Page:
Beer-for-voting promo under investigation in NDGRAND FORKS, N.D. (AP) — North Dakota crime bureau agents are investigating a Grand Forks bar's promotion of rewarding early voters in the mayoral election with a free beer.
GRAND FORKS, N.D. (AP) — North Dakota crime bureau agents are investigating a Grand Forks bar's promotion of rewarding early voters in the mayoral election with a free beer.
Gilly's Bar and Grill on May 4 provided bus transportation from the University of North Dakota campus to the county office building, where absentee voting is available, and rewarded customers with a free drink if they displayed an “I voted” sticker. Mayoral candidate Tyrone Grandstrand, a friend of the bar owner, posted details of the promotion on his Facebook page and brought “I voted” stickers to the county office building.
County Auditor Debbie Nelson said her office typically does not hand out those stickers during absentee voting, which is conducted in advance of the June 12 election.
Grand Forks County State's Attorney Peter Welte said it is not illegal for a person or business to provide transportation to the polls or reward the act of voting. Starbucks, for instance, has given free coffee to voters. But Welte said it is illegal for candidates to provide transportation or beer in exchange for a favorable vote.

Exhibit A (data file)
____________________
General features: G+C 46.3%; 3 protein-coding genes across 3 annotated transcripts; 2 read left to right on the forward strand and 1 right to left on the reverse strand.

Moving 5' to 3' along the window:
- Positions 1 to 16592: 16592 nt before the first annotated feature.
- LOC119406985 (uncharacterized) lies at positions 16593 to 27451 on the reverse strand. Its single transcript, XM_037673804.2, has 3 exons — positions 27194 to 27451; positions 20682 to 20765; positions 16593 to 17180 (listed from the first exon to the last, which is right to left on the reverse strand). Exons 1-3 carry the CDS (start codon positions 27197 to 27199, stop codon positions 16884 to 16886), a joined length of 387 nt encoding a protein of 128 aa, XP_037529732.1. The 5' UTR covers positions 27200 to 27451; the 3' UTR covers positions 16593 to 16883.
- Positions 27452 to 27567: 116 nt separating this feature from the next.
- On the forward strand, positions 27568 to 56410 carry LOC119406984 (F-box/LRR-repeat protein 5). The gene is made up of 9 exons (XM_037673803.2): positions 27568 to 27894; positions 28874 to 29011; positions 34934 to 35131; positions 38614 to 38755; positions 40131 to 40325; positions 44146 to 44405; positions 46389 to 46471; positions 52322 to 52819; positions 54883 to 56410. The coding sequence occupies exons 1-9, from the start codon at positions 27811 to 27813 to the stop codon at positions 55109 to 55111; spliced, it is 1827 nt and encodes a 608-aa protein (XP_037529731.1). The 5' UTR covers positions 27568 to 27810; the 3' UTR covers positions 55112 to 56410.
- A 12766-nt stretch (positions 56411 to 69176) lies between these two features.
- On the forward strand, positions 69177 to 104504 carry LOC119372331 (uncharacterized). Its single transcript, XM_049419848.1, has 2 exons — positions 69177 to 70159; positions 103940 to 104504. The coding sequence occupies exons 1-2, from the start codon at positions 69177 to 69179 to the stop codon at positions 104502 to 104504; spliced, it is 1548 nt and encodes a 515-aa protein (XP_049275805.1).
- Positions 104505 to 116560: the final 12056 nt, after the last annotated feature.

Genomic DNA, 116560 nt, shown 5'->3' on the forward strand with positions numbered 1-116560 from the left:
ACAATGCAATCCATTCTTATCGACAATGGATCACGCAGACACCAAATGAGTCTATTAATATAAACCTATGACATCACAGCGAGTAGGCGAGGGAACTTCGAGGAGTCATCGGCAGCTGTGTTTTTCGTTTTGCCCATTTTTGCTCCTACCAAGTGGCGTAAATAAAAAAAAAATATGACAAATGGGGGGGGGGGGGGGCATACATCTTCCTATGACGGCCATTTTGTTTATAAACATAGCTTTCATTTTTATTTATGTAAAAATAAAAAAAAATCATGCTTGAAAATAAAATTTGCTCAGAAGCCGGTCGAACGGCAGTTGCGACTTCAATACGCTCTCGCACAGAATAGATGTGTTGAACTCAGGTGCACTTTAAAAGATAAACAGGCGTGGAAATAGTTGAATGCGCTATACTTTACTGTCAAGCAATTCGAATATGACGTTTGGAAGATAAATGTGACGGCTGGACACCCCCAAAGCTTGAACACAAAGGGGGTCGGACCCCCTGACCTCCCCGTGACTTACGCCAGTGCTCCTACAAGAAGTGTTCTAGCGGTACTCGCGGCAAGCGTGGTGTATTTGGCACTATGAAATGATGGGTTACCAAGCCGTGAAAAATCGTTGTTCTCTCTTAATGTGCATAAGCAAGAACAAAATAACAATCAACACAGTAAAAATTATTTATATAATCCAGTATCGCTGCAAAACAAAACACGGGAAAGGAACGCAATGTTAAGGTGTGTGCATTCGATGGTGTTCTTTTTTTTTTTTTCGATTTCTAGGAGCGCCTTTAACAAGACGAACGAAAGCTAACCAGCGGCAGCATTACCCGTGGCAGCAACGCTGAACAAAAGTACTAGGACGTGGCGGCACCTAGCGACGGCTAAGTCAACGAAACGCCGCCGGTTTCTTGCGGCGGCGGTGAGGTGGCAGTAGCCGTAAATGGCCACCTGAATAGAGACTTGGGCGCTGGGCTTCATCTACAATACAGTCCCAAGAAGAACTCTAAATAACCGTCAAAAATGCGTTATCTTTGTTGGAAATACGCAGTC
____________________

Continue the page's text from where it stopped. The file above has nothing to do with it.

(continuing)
Bar owner Josh Gilleland told the Grand Forks Herald (http://bit.ly/J2XxzQ ) that the promotion was not designed to solicit votes for Grandstrand.
“It's one thing to promote a candidate, but it's another thing to give something to vote for somebody. Hands down, I wouldn't be a part of that,” he said. “I'm not going to do anything close to illegal or unethical. No way I'm going to say, ‘Vote for Grandstrand and we'll give you a free drink.’”
Grandstrand said he was just trying to get out the vote — something he has been doing for months.
“I've been going around campus all semester, trying to get out the vote early,” said Grandstrand, who was the UND student body president from 2008-2010 and represents the UND area on the Grand Forks City Council. “When I found out what (Gilly's) was doing, then I told (students) to get on the bus. I went to eight fraternities and sororities ... telling them to get on the bus.”
Grandstrand said UND student government provided buses for students to vote early in 2008, when he was the student body president.
“This was basically the same idea, just bringing people there, not telling them what to do,” he said.
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